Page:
He's only a pawn in their game.

A South politician preaches to the poor white man,

"You got more than the blacks, don't complain.

You're better than them, you been born with white skin," they explain.

And the Negro's name

Is used it is plain

For the politician's gain

As he rises to fame

And the poor white remains

On the caboose of the train

But it ain't him to blame

He's only a pawn in their game.

The deputy sheriffs, the soldiers, the governors get paid,

And the marshals and cops get the same,

But the poor white man's used in the hands of them all like a tool.

He's taught in his school

From the start by the rule

That the laws are with him

To protect his white skin

To keep up his hate

So he never thinks straight

'Bout the shape that he's in

But it ain't him to blame

He's only a pawn in their game.

From the poverty shacks, he looks from the cracks to the tracks,

And the hoof beats pound in his brain.

And he's taught how to walk in a pack

Shoot in the back

With his fist in a clinch

To hang and to lynch

To hide 'neath the hood

To kill with no pain

Like a dog on a chain

He ain't got no name

But it ain't him to blame

He's only a pawn in their game.

Today, Medgar Evers was buried from the bullet he caught.

They lowered him down as a king.

But when the shadowy sun sets on the one

That fired the gun

He'll see by his grave

On the stone that remains

Carved next to his name

His epitaph plain:

Only a pawn in their game.


I like to look at the transition in tone from Blowin in the Wind to The Times They Are a Changin to Ballad of a Thin Man.

My favorite of his songs that connect to the threads of the dispossessed is Chimes of Freedom.

Some days I can sneak this more obscure song in on the kids.

Far between sundown's finish an' midnight's broken toll

We ducked inside the doorway, thunder crashing

As majestic bells of bolts struck shadows in the sounds

Seeming to be the chimes of freedom flashing

Flashing for the warriors whose strength is not to fight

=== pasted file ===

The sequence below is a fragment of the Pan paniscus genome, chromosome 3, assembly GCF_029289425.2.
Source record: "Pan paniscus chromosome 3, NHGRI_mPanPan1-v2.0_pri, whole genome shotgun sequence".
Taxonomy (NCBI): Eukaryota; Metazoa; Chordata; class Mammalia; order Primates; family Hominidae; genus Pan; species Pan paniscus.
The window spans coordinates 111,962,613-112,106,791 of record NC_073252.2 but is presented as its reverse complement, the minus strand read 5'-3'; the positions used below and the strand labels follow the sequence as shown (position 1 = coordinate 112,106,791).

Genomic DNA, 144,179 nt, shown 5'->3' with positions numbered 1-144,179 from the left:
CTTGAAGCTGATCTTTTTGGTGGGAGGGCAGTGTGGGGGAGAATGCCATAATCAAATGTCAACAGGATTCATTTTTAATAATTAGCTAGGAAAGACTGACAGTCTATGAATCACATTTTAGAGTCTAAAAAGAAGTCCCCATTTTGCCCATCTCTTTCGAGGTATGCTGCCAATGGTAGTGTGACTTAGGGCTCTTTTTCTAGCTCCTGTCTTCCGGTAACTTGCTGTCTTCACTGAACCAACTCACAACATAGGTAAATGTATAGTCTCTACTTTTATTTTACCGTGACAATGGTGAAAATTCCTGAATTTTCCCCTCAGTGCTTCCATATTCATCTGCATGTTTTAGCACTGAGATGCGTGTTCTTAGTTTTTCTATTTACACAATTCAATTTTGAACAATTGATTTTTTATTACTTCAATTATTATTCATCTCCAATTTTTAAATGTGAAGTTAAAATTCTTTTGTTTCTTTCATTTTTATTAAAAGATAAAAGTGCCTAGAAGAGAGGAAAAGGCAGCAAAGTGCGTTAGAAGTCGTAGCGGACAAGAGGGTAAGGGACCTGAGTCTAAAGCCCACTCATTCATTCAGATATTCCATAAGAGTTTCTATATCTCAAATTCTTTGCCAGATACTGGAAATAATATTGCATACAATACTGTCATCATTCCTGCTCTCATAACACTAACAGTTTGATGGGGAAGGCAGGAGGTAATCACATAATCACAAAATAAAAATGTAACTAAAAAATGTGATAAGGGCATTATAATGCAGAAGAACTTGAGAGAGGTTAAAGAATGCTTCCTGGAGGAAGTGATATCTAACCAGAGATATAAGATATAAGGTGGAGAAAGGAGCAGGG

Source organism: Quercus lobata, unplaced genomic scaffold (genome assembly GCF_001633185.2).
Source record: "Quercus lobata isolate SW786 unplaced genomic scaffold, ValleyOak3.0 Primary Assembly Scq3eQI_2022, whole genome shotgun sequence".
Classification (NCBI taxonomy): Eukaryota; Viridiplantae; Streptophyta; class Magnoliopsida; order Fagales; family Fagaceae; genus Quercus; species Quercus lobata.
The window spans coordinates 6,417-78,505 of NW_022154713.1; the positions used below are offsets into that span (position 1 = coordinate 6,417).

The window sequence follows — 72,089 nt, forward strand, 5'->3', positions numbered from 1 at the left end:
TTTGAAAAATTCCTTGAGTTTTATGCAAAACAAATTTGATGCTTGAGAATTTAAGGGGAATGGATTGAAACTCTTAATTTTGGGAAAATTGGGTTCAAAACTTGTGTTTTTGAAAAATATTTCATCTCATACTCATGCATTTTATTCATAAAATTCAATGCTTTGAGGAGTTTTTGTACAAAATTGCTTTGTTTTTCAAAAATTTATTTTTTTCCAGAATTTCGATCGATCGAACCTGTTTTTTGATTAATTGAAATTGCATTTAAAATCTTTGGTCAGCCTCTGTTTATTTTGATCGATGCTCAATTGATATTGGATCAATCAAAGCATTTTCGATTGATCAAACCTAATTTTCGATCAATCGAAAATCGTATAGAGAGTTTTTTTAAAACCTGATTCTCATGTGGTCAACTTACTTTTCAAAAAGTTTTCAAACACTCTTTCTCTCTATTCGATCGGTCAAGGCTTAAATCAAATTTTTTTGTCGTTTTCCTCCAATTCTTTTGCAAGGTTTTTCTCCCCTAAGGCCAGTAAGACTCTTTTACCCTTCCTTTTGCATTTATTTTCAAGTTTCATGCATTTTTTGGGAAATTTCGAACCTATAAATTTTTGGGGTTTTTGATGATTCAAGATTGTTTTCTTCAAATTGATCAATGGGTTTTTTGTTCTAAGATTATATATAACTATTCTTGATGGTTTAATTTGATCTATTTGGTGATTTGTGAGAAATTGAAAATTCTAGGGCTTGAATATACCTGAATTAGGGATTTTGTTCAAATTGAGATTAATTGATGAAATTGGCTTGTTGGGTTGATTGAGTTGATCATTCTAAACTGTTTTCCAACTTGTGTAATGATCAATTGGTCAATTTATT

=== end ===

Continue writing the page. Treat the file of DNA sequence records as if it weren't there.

Flashing for the refugees on the unarmed road of flight

An' for each an' ev'ry underdog soldier in the night

An' we gazed upon the chimes of freedom flashing.

In the city's melted furnace, unexpectedly we watched

With faces hidden while the walls were tightening

As the echo of the wedding bells before the blowin' rain

Dissolved into the bells of the lightning

Tolling for the rebel, tolling for the rake

Tolling for the luckless, the abandoned an' forsaked

Tolling for the outcast, burnin' constantly at stake

An' we gazed upon the chimes of freedom flashing.

Through the mad mystic hammering of the wild ripping hail

The sky cracked its poems in naked wonder

That the clinging of the church bells blew far into the breeze

Leaving only bells of lightning and its thunder

Striking for the gentle, striking for the kind

Striking for the guardians and protectors of the mind

An' the unpawned painter behind beyond his rightful time

An' we gazed upon the chimes of freedom flashing.

Through the wild cathedral evening the rain unraveled tales

For the disrobed faceless forms of no position

Tolling for the tongues with no place to bring their thoughts

All down in taken-for-granted situations

Tolling for the deaf an' blind, tolling for the mute

Tolling for the mistreated, mateless mother, the mistitled prostitute

For the misdemeanor outlaw, chased an' cheated by pursuit

An' we gazed upon the chimes of freedom flashing.

Even though a cloud's white curtain in a far-off corner flashed

An' the hypnotic splattered mist was slowly lifting

Electric light still struck like arrows, fired but for the ones

Condemned to drift or else be kept from drifting

Tolling for the searching ones, on their speechless, seeking trail

For the lonesome-hearted lovers with too personal a tale

An' for each unharmful, gentle soul misplaced inside a jail

An' we gazed upon the chimes of freedom flashing.

Starry-eyed an' laughing as I recall when we were caught

Trapped by no track of hours for they hanged suspended

As we listened one last time an' we watched with one last look

Spellbound an' swallowed 'til the tolling ended

Tolling for the aching ones whose wounds cannot be nursed

For the countless confused, accused, misused, strung-out ones an' worse

An' for every hung-up person in the whole wide universe

An' we gazed upon the chimes of freedom flashing.


I think Bob Dylan 1962-1966 represents the transformation of the New Left of the 1960s. He reinvented himslef and evolved so quickly and his age gave him a voice of radical youth that was authentic and an odd combination of idealistic and disgusted.